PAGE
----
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TBI-Prognosis Multicenter Prospective Study

Traumatic brain injury (TBI) is the leading cause of death and severe disabilities among adults under 45 years of age. Most deaths following severe traumatic brain injury are related with the decision made by families and medical teams to withdraw life-sustaining therapies. Because severe traumatic brain injury occurs mainly in a young healthy population, this decision is likely to be based on the perception of an unfavorable long-term outcome. However, recent practice guidelines and current knowledge showed that our capacity to accurately predict outcome in this population is limited. Our prior work showed a significant variation in the frequency of life-sustaining therapy withdrawals across Canadian trauma centers. More importantly, a significant proportion of deaths occurred in the first 3 days, a time-period considered by several experts as being relatively premature to accurately predict the patient outcome.

The purpose of the TBI-Prognosis study is to develop a prognostic model and clinical prediction rule by using a multimodal approach of different prognostic indicators and their evolution over time in the acute phase of care.

This study, taking place in 17 Canadian trauma centers, will improve our ability to prognosticate and identify patients who will benefit from aggressive care in the acute phase, and help preventing erroneous evaluation of prognosis that could have lethal consequences when used to decide to pursue or withdraw life-sustaining therapies.


  1. Turgeon AF, Lauzier F, Simard JF et al.; for the Canadian Critical Care Trials Group. Mortality associated with withdrawal of life-sustaining therapy for patients with severe traumatic brain injury: a Canadian multicentre cohort study. CMAJ. 2011; 183 (14): 1581-1588. PMID 21876014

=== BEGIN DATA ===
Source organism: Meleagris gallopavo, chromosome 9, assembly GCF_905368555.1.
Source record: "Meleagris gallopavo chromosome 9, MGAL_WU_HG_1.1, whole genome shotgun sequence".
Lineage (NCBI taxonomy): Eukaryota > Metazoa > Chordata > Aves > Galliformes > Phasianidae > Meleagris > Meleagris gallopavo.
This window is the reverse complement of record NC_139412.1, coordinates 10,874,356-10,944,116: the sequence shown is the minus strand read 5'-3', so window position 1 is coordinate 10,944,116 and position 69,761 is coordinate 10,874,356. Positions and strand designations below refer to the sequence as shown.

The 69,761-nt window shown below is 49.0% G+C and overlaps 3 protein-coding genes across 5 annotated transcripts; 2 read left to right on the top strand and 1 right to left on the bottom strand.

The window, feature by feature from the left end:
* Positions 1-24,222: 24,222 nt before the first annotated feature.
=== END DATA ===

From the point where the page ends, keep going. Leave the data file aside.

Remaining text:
2. Turgeon AF, Lauzier F, Burns K et al.; for the Canadian Critical Care Trials Group. Determination of neurological prognosis in adult patients with severe traumatic brain injury: a survey of Canadian intensivists, neurosurgeons and neurologists. Crit Care Med. 2013; 41(4):1086-93. PMID 23385104
  3. Cote N, Turgeon AF, Lauzier F et al.; for the Canadian Critical Care Trials Group. Factors Associated with the Withdrawal of Life-Sustaining Therapies in Patients with Severe Traumatic Brain Injury: A Multicenter Cohort Study. Neurocrit Care. 2013; 18(1):154-60. PMID 23099846
  4. Turgeon AF, Lauzier F, Thibodeau M et al.; and the Canadian Critical Care Trials group. Feasibility of a multicenter prospective pilot study on the evaluation of prognosis in severe traumatic brain injury. Critical Care. 2012; 16(Suppl 1): P310.
  5. Mercier E, Boutin A, Lauzier F et al. Predictive value of S-100ß protein for prognosis in patients with moderate and severe traumatic brain injury: systematic review and meta-analysis. BMJ. 2013; 346:f1757. PMID 23558282


Recruitment completed

Enrolment to date

315 participants


  • CHU de Québec - Hôpital de l’Enfant-Jésus (Quebec city, Quebec)
  • Hôpital du Sacré-Coeur de Montréal (Montreal, Quebec)
  • Centre Hospitalier Universitaire de Sherbrooke (Sherbrooke, Quebec)
  • Montreal General (Montreal, Quebec)

  • The Ottawa Hospital (Ottawa, Ontario)
  • Sunnybrook Health Sciences Center (Toronto, Ontario)
  • St-Michael's Hospital (Toronto, Ontario)
  • Hamilton Health Sciences Center (Hamilton, Ontario)
  • London Health Sciences Center (London, Ontario)

  • Winnipeg Health Sciences Center (Winnipeg, Manitoba)

  • Foothills Health Sciences Center (Calgary, Alberta)
  • Royal Alexandra Hospital (Edmonton, Alberta)
  • University of Alberta Hospital (Edmonton, Alberta)

  • Vancouver General Hospital (Vancouver, British Columbia)
  • Royal Colombian Hospital (New Westminster, British Columbia)
  • Royal Jubilee Hospital (Victoria, British Columbia)

  • Queen Elizabeth II Health Sciences Center (Halifax, Nova Scotia)